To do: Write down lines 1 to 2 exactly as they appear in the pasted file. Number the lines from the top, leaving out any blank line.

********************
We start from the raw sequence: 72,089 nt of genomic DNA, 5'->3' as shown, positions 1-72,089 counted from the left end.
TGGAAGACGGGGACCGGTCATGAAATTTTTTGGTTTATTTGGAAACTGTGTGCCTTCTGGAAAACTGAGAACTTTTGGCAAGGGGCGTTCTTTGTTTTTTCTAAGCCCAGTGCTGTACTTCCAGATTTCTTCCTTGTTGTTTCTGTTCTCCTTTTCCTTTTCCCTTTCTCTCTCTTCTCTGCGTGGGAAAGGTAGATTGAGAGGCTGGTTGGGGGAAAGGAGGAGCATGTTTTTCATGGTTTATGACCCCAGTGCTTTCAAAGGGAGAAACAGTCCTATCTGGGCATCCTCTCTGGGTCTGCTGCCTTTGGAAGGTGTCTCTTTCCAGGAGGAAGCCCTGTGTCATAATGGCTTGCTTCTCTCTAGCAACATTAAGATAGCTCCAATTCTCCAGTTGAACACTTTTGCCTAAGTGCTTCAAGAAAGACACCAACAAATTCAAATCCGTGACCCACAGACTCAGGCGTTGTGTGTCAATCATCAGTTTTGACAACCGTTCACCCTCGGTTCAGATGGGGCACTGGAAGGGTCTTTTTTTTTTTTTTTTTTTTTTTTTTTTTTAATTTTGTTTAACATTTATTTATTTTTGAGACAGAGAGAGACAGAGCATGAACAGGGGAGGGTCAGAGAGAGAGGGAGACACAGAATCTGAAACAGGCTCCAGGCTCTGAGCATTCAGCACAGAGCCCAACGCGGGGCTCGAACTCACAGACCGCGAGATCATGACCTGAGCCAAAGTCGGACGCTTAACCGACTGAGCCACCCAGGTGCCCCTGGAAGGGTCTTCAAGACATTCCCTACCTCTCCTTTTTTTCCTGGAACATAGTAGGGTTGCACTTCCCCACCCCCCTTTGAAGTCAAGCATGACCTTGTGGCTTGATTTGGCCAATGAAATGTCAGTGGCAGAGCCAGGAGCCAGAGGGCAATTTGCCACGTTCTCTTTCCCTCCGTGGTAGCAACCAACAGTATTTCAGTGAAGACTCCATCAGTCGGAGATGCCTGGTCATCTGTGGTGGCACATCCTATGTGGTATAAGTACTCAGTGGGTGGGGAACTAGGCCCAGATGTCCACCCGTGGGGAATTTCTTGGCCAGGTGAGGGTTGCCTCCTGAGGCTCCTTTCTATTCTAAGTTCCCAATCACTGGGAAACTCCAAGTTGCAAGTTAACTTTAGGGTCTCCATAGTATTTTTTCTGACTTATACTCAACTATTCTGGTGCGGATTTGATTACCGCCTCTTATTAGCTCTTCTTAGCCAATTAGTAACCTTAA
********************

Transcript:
We start from the raw sequence: 72,089 nt of genomic DNA, 5'->3' as shown, positions 1-72,089 counted from the left end.
TGGAAGACGGGGACCGGTCATGAAATTTTTTGGTTTATTTGGAAACTGTGTGCCTTCTGGAAAACTGAGAACTTTTGGCAAGGGGCGTTCTTTGTTTTTTCTAAGCCCAGTGCTGTACTTCCAGATTTCTTCCTTGTTGTTTCTGTTCTCCTTTTCCTTTTCCCTTTCTCTCTCTTCTCTGCGTGGGAAAGGTAGATTGAGAGGCTGGTTGGGGGAAAGGAGGAGCATGTTTTTCATGGTTTATGACCCCAGTGCTTTCAAAGGGAGAAACAGTCCTATCTGGGCATCCTCTCTGGGTCTGCTGCCTTTGGAAGGTGTCTCTTTCCAGGAGGAAGCCCTGTGTCATAATGGCTTGCTTCTCTCTAGCAACATTAAGATAGCTCCAATTCTCCAGTTGAACACTTTTGCCTAAGTGCTTCAAGAAAGACACCAACAAATTCAAATCCGTGACCCACAGACTCAGGCGTTGTGTGTCAATCATCAGTTTTGACAACCGTTCACCCTCGGTTCAGATGGGGCACTGGAAGGGTCTTTTTTTTTTTTTTTTTTTTTTTTTTTTTTAATTTTGTTTAACATTTATTTATTTTTGAGACAGAGAGAGACAGAGCATGAACAGGGGAGGGTCAGAGAGAGAGGGAGACACAGAATCTGAAACAGGCTCCAGGCTCTGAGCATTCAGCACAGAGCCCAACGCGGGGCTCGAACTCACAGACCGCGAGATCATGACCTGAGCCAAAGTCGGACGCTTAACCGACTGAGCCACCCAGGTGCCCCTGGAAGGGTCTTCAAGACATTCCCTACCTCTCCTTTTTTTCCTGGAACATAGTAGGGTTGCACTTCCCCACCCCCCTTTGAAGTCAAGCATGACCTTGTGGCTTGATTTGGCCAATGAAATGTCAGTGGCAGAGCCAGGAGCCAGAGGGCAATTTGCCACGTTCTCTTTCCCTCCGTGGTAGCAACCAACAGTATTTCAGTGAAGACTCCATCAGTCGGAGATGCCTGGTCATCTGTGGTGGCACATCCTATGTGGTATAAGTACTCAGTGGGTGGGGAACTAGGCCCAGATGTCCACCCGTGGGGAATTTCTTGGCCAGGTGAGGGTTGCCTCCTGAGGCTCCTTTCTATTCTAAGTTCCCAATCACTGGGAAACTCCAAGTTGCAAGTTAACTTTAGGGTCTCCATAGTATTTTTTCTGACTTATACTCAACTATTCTGGTGCGGATTTGATTACCGCCTCTTATTAGCTCTTCTTAGCCAATTAGTAACCTTAA